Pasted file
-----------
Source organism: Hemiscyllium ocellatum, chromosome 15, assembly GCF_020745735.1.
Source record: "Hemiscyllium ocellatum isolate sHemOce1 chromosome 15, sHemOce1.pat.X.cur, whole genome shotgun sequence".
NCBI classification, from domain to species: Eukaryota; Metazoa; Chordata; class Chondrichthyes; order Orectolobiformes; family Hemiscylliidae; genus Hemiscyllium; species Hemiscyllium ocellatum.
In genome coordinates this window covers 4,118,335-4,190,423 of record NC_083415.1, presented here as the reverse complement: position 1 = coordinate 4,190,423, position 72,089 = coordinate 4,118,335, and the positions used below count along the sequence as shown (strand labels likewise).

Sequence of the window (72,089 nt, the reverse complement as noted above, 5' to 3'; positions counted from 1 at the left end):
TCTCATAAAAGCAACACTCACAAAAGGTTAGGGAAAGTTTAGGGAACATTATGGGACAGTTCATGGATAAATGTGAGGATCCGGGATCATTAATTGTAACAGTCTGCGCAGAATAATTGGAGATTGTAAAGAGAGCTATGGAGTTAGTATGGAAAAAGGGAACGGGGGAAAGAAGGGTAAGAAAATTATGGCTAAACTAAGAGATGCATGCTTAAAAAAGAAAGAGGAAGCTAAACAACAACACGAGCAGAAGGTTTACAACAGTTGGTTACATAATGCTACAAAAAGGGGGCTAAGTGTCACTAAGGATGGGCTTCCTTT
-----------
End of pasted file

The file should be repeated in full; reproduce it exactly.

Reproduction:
Source organism: Hemiscyllium ocellatum, chromosome 15, assembly GCF_020745735.1.
Source record: "Hemiscyllium ocellatum isolate sHemOce1 chromosome 15, sHemOce1.pat.X.cur, whole genome shotgun sequence".
NCBI classification, from domain to species: Eukaryota; Metazoa; Chordata; class Chondrichthyes; order Orectolobiformes; family Hemiscylliidae; genus Hemiscyllium; species Hemiscyllium ocellatum.
In genome coordinates this window covers 4,118,335-4,190,423 of record NC_083415.1, presented here as the reverse complement: position 1 = coordinate 4,190,423, position 72,089 = coordinate 4,118,335, and the positions used below count along the sequence as shown (strand labels likewise).

Sequence of the window (72,089 nt, the reverse complement as noted above, 5' to 3'; positions counted from 1 at the left end):
TCTCATAAAAGCAACACTCACAAAAGGTTAGGGAAAGTTTAGGGAACATTATGGGACAGTTCATGGATAAATGTGAGGATCCGGGATCATTAATTGTAACAGTCTGCGCAGAATAATTGGAGATTGTAAAGAGAGCTATGGAGTTAGTATGGAAAAAGGGAACGGGGGAAAGAAGGGTAAGAAAATTATGGCTAAACTAAGAGATGCATGCTTAAAAAAGAAAGAGGAAGCTAAACAACAACACGAGCAGAAGGTTTACAACAGTTGGTTACATAATGCTACAAAAAGGGGGCTAAGTGTCACTAAGGATGGGCTTCCTTT